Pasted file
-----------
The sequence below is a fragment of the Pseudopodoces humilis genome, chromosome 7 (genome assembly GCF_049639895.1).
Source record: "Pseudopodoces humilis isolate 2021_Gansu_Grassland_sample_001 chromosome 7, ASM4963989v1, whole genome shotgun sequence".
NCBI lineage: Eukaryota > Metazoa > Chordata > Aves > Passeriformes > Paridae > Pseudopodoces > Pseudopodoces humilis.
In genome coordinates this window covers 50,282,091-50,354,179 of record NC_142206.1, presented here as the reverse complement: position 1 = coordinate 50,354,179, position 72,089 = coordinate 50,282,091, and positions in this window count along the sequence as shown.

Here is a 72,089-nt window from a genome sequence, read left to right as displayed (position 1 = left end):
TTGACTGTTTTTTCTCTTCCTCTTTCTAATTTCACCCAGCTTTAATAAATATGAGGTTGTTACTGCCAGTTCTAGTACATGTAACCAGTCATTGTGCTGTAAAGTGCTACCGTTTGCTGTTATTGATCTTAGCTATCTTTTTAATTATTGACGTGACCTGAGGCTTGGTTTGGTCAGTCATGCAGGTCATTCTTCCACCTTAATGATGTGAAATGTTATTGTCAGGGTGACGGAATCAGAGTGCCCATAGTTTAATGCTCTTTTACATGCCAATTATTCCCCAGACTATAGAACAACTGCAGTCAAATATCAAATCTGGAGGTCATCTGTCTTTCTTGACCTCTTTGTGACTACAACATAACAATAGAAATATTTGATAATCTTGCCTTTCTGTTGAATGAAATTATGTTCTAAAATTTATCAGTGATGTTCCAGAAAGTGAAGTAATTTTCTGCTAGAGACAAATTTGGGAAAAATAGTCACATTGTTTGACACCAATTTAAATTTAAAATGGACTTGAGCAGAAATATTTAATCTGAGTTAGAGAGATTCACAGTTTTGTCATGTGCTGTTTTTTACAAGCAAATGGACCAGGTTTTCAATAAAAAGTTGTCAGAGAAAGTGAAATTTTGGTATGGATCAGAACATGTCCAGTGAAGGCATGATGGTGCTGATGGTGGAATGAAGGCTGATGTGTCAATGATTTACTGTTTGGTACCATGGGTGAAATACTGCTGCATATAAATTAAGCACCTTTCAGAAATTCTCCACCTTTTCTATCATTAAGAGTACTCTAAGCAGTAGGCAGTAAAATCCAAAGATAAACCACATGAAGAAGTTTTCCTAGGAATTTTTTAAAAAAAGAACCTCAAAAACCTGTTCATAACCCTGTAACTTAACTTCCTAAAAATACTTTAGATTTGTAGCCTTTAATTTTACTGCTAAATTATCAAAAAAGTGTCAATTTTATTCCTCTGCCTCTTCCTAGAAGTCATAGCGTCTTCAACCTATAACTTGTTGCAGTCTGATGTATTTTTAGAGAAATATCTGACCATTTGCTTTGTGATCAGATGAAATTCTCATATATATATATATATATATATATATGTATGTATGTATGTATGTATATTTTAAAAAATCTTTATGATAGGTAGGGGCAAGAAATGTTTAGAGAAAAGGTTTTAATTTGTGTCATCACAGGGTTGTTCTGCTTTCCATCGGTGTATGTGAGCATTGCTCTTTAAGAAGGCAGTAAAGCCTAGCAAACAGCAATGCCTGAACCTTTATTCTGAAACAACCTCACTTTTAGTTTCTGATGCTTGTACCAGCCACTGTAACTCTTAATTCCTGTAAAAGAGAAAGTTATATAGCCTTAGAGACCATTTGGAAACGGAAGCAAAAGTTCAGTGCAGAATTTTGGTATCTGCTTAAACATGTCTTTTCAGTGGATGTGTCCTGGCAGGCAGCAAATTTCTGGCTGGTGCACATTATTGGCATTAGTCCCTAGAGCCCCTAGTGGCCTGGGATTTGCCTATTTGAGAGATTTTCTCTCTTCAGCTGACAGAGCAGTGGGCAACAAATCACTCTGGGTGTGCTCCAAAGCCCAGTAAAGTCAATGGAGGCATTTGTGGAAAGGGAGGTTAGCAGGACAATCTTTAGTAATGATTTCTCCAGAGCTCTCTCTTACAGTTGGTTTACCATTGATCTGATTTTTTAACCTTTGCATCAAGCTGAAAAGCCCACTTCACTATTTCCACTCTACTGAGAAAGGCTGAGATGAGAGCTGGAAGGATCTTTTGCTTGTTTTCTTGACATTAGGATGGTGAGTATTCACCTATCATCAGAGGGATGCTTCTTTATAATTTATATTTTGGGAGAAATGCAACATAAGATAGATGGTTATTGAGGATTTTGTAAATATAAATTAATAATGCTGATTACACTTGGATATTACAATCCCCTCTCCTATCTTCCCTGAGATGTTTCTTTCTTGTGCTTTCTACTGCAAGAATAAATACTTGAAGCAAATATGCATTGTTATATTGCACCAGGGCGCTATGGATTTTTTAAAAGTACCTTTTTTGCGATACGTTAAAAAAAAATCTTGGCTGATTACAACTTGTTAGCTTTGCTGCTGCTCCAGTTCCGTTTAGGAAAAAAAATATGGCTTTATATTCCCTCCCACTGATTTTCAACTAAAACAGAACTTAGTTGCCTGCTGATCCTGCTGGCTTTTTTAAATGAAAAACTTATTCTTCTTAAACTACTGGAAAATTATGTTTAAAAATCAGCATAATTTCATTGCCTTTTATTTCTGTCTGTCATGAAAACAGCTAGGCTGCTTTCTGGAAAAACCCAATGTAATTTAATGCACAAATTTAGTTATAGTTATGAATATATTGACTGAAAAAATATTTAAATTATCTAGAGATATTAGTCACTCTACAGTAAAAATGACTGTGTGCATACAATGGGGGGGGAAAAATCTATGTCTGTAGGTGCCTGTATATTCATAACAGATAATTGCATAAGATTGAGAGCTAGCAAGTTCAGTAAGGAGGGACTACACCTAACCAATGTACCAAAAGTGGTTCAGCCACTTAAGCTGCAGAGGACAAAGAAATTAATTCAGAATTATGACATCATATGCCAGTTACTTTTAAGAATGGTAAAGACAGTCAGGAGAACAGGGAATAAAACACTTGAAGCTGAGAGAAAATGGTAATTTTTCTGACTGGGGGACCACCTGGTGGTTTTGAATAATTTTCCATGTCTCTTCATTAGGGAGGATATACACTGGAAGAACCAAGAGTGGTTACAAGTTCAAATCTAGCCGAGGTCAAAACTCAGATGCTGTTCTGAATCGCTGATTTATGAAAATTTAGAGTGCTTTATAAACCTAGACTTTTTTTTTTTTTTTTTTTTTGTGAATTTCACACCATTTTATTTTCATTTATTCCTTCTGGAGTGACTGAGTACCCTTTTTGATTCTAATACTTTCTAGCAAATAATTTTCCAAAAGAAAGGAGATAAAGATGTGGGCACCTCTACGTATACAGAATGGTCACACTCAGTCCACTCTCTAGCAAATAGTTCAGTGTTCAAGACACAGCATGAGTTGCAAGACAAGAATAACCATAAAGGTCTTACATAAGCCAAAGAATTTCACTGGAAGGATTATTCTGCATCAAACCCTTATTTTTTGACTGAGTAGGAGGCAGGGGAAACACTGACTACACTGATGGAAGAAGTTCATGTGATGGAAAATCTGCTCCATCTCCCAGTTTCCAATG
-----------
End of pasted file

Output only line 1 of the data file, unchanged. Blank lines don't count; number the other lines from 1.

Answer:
The sequence below is a fragment of the Pseudopodoces humilis genome, chromosome 7 (genome assembly GCF_049639895.1).